When our current group of interns first started the “Teranga Project”, we went to each department in the Munich office and explained to our colleagues what it was about, letting them try African snacks while doing a quick fundraiser and giving a short presentation. Even though she felt nervous about it, Marie got rid of her misgivings to introduce the project to our fellow team members, pushing herself and successfully dealing with one of her fears in the process.
Working on these projects does not only help interns develop new skills, but also provides the chance to get to know more people from other departments. As Marie puts it: “I’m part of the Content & Communications Department and wouldn’t really know what a person in the Product Management or Online Marketing Teams actually does. Gathering together for the interns’ project creates more awareness of what is going on in the rest of the company.”
Just like for Nick, Roshell, and Marie, my experience with the interns’ project has been very rewarding. I have been working as an intern in the Editorial Office Team for three months now and had the chance to take part in the “Teranga Project” and get creative in various ways. As I’m currently trying to learn calligraphy, hand-lettering, and graphic design, I seized the opportunity to put my passions into action.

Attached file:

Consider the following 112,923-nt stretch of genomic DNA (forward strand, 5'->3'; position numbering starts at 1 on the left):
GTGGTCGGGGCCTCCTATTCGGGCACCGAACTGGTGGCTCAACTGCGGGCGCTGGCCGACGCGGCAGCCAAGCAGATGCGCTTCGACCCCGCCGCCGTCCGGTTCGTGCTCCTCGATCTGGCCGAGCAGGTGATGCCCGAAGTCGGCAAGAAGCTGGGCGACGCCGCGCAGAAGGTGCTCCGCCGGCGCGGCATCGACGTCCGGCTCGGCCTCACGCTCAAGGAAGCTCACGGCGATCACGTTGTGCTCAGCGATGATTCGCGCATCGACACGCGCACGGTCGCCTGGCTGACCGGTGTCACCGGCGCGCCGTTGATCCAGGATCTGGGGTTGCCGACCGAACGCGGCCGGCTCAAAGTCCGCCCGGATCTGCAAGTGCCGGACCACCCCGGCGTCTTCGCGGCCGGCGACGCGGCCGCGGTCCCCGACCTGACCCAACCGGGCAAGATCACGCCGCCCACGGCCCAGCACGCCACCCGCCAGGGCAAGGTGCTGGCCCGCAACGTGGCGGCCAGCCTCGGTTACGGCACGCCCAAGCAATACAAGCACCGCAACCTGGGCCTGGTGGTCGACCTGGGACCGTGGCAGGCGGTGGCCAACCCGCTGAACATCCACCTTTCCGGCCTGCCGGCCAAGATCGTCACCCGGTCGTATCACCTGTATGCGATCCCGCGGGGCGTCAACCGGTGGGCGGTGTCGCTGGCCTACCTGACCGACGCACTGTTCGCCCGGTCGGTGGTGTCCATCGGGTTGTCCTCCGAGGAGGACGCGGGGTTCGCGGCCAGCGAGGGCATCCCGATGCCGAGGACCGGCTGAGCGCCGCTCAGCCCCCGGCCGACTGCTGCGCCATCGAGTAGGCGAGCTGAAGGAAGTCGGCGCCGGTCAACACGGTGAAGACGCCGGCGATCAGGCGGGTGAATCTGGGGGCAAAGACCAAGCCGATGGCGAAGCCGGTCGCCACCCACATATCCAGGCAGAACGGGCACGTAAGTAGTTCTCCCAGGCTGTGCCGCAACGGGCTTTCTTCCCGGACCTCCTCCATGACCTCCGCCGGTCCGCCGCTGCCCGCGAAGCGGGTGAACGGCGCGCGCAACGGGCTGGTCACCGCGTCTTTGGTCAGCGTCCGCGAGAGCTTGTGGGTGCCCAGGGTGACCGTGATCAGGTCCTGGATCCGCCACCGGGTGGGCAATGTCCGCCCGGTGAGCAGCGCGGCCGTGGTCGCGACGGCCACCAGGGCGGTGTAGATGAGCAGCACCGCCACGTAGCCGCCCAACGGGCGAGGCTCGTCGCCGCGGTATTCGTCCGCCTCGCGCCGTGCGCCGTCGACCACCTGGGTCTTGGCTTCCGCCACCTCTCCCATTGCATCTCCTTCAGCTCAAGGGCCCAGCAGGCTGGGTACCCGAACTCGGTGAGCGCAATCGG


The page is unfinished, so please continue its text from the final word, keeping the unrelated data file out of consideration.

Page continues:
For the second part of the project, when we threw an office party to introduce Senegalese culture, we also wanted to showcase different quotes from Senegalese literature and traditional proverbs. I suggested creating and decorating a big mood board with all kinds of quotes from influential Senegalese writers, such as Léopold Sédar Senghor. I found it very satisfying that the board was still there the following Monday morning and that you can see it every time you go to the “Team Lodge”, which is one of the main recreation rooms at the Munich office.
For the last part of the project, we planned a scavenger hunt around Munich. Every team of attendees had to solve a riddle and move on to the next station, located in another part of the city. Marie invented all the creative riddles that served as clues, and I helped her illustrate and customize them, which was a lot of fun!
To the Benefits of the Company
Last but not least, the interns’ project also benefits the company. The HR Team is the perfect example.
Interns created the “InterNations Internal Housing Group”, a space for internal use to assist future interns and full-time employees with the stressful search for accommodation in Munich. Ever since this page went online, HR has been sharing it with every newcomer before their arrival at InterNations.
Moreover, another group of interns worked on several manuals that are now sent to new hires. As Ira explains: “Interns created the internship manuals, one for candidates and one for universities, where it is possible to find every detail on doing an internship at InterNations. These manuals are very helpful for us in HR.”
So, if the original goal of the interns’ project was for interns to take on more responsibilities, it seems to have been a resounding success!
Image / video credits: InterNations